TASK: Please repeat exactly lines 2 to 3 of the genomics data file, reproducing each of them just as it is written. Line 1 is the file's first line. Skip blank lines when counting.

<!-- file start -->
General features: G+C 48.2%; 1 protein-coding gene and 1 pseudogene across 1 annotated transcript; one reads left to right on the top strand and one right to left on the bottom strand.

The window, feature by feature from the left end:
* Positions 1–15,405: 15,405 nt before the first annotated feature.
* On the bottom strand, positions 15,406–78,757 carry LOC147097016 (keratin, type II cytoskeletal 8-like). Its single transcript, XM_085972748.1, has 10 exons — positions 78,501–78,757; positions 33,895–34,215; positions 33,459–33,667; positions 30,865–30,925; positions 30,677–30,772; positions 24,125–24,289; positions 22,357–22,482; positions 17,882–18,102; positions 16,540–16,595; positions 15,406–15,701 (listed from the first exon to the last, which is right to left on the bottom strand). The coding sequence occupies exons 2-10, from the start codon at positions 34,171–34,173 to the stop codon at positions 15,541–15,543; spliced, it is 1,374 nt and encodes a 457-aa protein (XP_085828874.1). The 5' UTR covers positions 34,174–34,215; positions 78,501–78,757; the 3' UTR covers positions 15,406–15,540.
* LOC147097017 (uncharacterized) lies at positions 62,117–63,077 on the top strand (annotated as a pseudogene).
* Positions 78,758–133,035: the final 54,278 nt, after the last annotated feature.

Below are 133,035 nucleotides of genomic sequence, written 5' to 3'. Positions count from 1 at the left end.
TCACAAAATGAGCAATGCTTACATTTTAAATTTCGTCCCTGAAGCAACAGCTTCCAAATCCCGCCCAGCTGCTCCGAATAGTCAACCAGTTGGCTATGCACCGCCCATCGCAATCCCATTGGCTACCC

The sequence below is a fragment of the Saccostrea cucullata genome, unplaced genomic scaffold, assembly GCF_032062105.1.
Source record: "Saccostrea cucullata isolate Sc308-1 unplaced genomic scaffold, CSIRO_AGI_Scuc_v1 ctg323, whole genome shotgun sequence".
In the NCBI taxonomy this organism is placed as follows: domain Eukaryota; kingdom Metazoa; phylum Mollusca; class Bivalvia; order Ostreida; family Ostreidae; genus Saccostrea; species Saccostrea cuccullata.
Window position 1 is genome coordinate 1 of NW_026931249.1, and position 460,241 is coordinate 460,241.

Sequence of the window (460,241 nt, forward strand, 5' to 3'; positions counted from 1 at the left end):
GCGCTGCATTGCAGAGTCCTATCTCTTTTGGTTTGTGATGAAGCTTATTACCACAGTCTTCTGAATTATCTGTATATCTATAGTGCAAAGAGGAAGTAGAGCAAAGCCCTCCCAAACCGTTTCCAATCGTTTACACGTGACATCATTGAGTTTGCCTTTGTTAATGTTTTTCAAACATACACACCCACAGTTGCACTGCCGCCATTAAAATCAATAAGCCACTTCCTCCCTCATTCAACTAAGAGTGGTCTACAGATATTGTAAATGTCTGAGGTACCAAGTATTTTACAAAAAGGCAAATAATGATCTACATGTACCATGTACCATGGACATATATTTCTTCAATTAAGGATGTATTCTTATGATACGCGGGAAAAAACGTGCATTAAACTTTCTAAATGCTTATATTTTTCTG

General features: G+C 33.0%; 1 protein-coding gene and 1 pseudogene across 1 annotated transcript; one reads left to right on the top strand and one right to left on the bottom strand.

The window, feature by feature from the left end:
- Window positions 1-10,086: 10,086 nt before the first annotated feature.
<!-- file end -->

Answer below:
The window, feature by feature from the left end:
* Positions 1–15,405: 15,405 nt before the first annotated feature.